This month: Opening back up your workspaces

Published on : 26/05/2020 26 May May 05 2020

A look at the major pitfalls in French Labor and Business law…and how to avoid them

This month: Opening back up your workspaces

With the relaxation of the lockdown in response to the Covid-19 health crisis, many workspaces (offices, shops) are now opening back up.

As the virus is still circulating, it’s not back to “business as usual” but rather in a new, prudent fashion.  

There are obvious health risks that need to be reduced to a minimum in order to avoid contagion. Employers must consider the safety and wellbeing of all workers, and remember that there are significant legal risk and consequences for those who would fail to uphold their health and safety obligations.

Recent French case law during the pandemic has been clear: businesses need to implement protective measures and prove that they have done so. Staff- representative bodies are to be involved in the process.

Here are some do’s and don’ts to use as a starter checklist when reopening for business. It is by no means exhaustive:

Do establish a “Sanitary Plan” that outlines the health and safety measures you will put in place in the workspace to limit the risk of contagion.

Do identify all the health and safety risks that workers are confronted to from arrival to departure from the workplace. Not just at their workstation.

Do not implement measures without informing and consulting the staff representatives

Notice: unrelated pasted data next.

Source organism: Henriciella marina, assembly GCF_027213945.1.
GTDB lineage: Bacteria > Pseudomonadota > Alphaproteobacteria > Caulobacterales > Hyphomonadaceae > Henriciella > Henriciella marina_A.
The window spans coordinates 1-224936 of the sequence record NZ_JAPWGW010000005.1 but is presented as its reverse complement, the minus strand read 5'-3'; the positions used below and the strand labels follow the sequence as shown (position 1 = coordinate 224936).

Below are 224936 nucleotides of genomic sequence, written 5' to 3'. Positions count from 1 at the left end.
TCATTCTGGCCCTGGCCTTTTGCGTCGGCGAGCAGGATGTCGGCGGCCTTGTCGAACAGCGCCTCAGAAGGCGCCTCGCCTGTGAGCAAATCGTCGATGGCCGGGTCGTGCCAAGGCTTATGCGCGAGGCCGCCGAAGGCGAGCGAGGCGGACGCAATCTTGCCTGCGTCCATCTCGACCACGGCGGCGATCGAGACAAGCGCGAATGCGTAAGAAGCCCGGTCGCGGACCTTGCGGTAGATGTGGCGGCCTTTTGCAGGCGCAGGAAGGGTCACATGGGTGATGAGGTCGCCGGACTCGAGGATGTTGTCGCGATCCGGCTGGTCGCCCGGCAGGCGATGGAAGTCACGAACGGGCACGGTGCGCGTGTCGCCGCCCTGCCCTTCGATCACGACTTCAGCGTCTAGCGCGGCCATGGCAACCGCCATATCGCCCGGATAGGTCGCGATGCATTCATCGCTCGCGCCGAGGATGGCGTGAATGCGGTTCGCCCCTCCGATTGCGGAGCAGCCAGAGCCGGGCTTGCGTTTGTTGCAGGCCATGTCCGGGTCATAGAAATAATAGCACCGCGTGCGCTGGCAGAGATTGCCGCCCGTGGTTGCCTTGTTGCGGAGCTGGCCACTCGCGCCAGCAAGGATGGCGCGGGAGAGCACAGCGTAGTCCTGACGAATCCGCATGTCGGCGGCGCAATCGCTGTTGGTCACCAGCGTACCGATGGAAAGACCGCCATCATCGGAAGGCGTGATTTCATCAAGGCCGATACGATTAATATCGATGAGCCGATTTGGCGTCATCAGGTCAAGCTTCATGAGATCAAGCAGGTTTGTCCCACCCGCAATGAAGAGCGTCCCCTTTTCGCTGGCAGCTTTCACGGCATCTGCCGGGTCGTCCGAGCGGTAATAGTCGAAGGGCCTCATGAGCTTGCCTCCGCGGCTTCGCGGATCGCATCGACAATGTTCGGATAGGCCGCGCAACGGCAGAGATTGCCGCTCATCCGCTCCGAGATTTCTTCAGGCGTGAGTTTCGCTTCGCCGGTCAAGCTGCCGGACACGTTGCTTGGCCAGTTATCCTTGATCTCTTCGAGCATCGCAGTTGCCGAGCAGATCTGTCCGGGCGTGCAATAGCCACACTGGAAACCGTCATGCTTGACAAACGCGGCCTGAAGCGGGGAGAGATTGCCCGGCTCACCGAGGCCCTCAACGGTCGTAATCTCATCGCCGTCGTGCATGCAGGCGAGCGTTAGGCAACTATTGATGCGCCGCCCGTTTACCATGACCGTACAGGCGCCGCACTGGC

Do set out a new work schedule allowing for employee rotations.

Don’t allow the workspaces to become congested or crowded (a minimum of 4 sq meters per employee is advised by the Government).

Do provide for all necessary health and safety equipment, which may include masks if the social distancing of 1 to 2 meters is not possible.

Don’t expect workers to provide their own safety equipment.

Do inform and train the employees on the proper health and safety measures.

Don’t forget to keep a written record of the trainings that you provide

Do continue to allow for remote work, if possible.

If your employees are working remotely:

  • Do remember that the rest of the employment contract largely remains unchanged


  • Don’t forget to allow for disconnection times


  • Do be aware of the psychological and emotional consequences that the situation (and forced remote work) can have on employees.

Flichy Grangé Avocats can assist you with every step necessary to ensure your company’s safe and compliant return to work.


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